#2808 – 1994 29c Luge

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- Mint Stamp(s)
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- MM50250 Vertical Mounts, Black, Split-back, Pre-cut, 30 x 45 millimeters (1-3/16 x 1-3/4 inches)
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U.S. #2808
29¢ Luge
Winter Olympics
 
Issue Date: January 6, 1994
City: Salt Lake City, UT
Quantity: 35,800,000
Printed By: Ashton-Potter
Printing Method: Lithographed
Perforations:
11.2
Color: Multicolored
 
First held in Olympia in 776 B.C., the Olympic Games played an important role in ancient Greece. Held every four years, the games continued until A.D. 393 when the Roman Emperor Theodosius halted them for religious reasons and tore up the stadiums.
 
In 1894, Baron de Coubertin, a Frenchman, revived interest in the Games with his idea of organizing a modern, international Olympics. Believing athletics played a major role in forming a person’s character, he also hoped the Games would promote world peace. In 1896 the first modern Olympics were held in Athens, Greece. The Winter Games were added in 1924.
 
Today the Olympics continue to bring together the world’s finest athletes. No other sports event attracts so much attention, as millions around the world share in the triumphs and tragedies of these courageous athletes.
 
A relatively new Olympic event, lugeing was included in the Winter Games for the first time in 1964. A traditional winter sport in Austria, it dates back to the 16th century. The term luge comes from the French word for a small sled. Lying on their backs, lugers race feet first down a steeply banked ice-covered course. The driver steers by using his feet, shifting weight, and pulling on straps attached to the runners.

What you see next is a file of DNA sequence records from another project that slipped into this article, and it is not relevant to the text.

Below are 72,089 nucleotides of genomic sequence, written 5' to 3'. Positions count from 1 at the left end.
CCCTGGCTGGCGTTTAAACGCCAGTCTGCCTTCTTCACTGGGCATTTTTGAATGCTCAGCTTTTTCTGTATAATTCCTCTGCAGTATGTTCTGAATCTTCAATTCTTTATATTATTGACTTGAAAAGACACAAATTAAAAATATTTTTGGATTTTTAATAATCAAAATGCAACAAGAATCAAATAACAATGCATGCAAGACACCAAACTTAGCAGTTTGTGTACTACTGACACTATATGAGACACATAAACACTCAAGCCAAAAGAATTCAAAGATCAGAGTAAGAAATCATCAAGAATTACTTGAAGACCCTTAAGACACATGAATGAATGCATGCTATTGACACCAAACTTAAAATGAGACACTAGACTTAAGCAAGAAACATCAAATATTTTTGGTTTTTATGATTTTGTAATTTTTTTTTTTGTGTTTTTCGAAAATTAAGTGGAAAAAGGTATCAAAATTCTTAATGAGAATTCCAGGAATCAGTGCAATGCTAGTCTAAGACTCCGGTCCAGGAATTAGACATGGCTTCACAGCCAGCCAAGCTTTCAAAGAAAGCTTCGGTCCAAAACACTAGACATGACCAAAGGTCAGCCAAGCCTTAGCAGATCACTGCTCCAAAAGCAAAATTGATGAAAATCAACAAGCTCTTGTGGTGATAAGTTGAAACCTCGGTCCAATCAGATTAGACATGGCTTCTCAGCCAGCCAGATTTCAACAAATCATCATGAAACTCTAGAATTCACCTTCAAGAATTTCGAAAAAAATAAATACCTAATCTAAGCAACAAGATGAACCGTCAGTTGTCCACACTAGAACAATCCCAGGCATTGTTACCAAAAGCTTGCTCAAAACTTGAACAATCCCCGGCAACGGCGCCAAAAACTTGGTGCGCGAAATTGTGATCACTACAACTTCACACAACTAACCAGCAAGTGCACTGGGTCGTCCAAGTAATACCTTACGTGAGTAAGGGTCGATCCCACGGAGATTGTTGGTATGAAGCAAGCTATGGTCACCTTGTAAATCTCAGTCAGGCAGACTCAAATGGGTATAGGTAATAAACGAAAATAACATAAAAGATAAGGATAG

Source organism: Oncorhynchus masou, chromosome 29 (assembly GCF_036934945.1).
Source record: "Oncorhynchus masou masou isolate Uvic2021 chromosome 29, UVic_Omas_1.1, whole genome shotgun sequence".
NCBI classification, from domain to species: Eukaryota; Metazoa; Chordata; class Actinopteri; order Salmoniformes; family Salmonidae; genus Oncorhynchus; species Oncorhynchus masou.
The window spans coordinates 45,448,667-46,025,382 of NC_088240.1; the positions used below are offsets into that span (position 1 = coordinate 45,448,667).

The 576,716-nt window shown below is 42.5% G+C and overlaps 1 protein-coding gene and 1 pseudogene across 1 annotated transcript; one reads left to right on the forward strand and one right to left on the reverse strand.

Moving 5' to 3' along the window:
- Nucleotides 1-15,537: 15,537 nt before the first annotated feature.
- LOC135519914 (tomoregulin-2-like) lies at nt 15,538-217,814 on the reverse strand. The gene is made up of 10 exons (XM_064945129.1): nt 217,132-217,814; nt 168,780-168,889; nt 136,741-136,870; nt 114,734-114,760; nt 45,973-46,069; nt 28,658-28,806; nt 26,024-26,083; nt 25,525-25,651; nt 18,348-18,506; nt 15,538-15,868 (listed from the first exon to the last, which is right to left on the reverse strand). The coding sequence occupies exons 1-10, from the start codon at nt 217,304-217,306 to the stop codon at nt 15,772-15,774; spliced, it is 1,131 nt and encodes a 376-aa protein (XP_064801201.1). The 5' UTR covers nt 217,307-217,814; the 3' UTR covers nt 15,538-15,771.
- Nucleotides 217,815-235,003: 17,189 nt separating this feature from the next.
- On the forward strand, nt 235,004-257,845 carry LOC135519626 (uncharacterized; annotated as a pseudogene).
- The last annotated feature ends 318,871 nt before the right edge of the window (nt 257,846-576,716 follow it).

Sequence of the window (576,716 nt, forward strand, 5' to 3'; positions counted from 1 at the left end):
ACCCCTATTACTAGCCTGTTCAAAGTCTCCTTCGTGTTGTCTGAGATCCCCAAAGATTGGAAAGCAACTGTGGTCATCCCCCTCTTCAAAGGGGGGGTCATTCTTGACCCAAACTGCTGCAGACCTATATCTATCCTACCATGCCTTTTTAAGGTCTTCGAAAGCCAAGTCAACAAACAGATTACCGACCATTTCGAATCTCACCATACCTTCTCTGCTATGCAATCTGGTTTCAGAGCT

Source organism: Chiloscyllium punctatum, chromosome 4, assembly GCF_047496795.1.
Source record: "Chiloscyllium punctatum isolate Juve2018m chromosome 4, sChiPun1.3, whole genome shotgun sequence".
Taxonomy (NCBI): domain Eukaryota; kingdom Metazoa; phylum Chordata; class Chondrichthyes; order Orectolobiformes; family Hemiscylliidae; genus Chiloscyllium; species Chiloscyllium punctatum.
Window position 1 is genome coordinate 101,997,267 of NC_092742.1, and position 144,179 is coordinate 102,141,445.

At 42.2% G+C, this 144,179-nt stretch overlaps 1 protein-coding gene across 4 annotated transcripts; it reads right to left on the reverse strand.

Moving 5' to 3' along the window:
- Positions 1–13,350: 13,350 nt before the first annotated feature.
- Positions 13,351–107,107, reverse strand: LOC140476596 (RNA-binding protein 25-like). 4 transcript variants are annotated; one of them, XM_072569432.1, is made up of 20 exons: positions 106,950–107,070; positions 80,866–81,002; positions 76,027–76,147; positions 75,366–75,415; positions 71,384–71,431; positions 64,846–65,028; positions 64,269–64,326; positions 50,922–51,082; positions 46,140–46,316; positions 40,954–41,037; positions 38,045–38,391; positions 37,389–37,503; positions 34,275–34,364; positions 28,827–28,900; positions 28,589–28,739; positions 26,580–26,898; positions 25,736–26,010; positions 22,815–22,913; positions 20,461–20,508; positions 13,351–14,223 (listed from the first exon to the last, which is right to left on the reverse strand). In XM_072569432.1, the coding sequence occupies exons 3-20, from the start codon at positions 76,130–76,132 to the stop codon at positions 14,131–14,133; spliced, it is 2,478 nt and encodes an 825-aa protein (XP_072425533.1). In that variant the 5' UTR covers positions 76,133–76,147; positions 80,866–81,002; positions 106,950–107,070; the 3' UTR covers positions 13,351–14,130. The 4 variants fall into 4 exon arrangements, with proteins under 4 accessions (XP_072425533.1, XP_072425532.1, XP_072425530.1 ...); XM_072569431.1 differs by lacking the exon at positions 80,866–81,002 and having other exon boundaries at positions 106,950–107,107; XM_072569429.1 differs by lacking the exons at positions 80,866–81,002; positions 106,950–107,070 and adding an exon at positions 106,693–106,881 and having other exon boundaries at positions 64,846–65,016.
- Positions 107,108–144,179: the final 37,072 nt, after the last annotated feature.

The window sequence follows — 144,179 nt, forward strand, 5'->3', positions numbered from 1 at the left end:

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U.S. #2808
29¢ Luge
Winter Olympics
 
Issue Date: January 6, 1994
City: Salt Lake City, UT
Quantity: 35,800,000
Printed By: Ashton-Potter
Printing Method: Lithographed
Perforations:
11.2
Color: Multicolored
 
First held in Olympia in 776 B.C., the Olympic Games played an important role in ancient Greece. Held every four years, the games continued until A.D. 393 when the Roman Emperor Theodosius halted them for religious reasons and tore up the stadiums.
 
In 1894, Baron de Coubertin, a Frenchman, revived interest in the Games with his idea of organizing a modern, international Olympics. Believing athletics played a major role in forming a person’s character, he also hoped the Games would promote world peace. In 1896 the first modern Olympics were held in Athens, Greece. The Winter Games were added in 1924.
 
Today the Olympics continue to bring together the world’s finest athletes. No other sports event attracts so much attention, as millions around the world share in the triumphs and tragedies of these courageous athletes.
 
A relatively new Olympic event, lugeing was included in the Winter Games for the first time in 1964. A traditional winter sport in Austria, it dates back to the 16th century. The term luge comes from the French word for a small sled. Lying on their backs, lugers race feet first down a steeply banked ice-covered course. The driver steers by using his feet, shifting weight, and pulling on straps attached to the runners.